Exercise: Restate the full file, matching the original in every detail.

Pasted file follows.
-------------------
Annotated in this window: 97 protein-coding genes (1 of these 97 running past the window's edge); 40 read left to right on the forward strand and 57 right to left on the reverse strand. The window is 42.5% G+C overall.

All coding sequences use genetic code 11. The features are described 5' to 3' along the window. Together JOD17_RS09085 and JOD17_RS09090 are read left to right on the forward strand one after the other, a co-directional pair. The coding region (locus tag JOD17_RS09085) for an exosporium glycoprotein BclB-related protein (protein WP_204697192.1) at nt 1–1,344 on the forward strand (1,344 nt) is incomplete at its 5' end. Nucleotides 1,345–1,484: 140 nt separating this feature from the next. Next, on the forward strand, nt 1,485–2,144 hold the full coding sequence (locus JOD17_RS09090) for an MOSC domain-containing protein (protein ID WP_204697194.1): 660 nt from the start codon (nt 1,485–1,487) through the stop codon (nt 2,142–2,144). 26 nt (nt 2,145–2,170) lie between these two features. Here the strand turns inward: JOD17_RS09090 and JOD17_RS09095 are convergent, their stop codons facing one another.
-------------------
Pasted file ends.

Annotated in this window: 97 protein-coding genes (1 of these 97 running past the window's edge); 40 read left to right on the forward strand and 57 right to left on the reverse strand. The window is 42.5% G+C overall.

All coding sequences use genetic code 11. The features are described 5' to 3' along the window. Together JOD17_RS09085 and JOD17_RS09090 are read left to right on the forward strand one after the other, a co-directional pair. The coding region (locus tag JOD17_RS09085) for an exosporium glycoprotein BclB-related protein (protein WP_204697192.1) at nt 1–1,344 on the forward strand (1,344 nt) is incomplete at its 5' end. Nucleotides 1,345–1,484: 140 nt separating this feature from the next. Next, on the forward strand, nt 1,485–2,144 hold the full coding sequence (locus JOD17_RS09090) for an MOSC domain-containing protein (protein ID WP_204697194.1): 660 nt from the start codon (nt 1,485–1,487) through the stop codon (nt 2,142–2,144). 26 nt (nt 2,145–2,170) lie between these two features. Here the strand turns inward: JOD17_RS09090 and JOD17_RS09095 are convergent, their stop codons facing one another.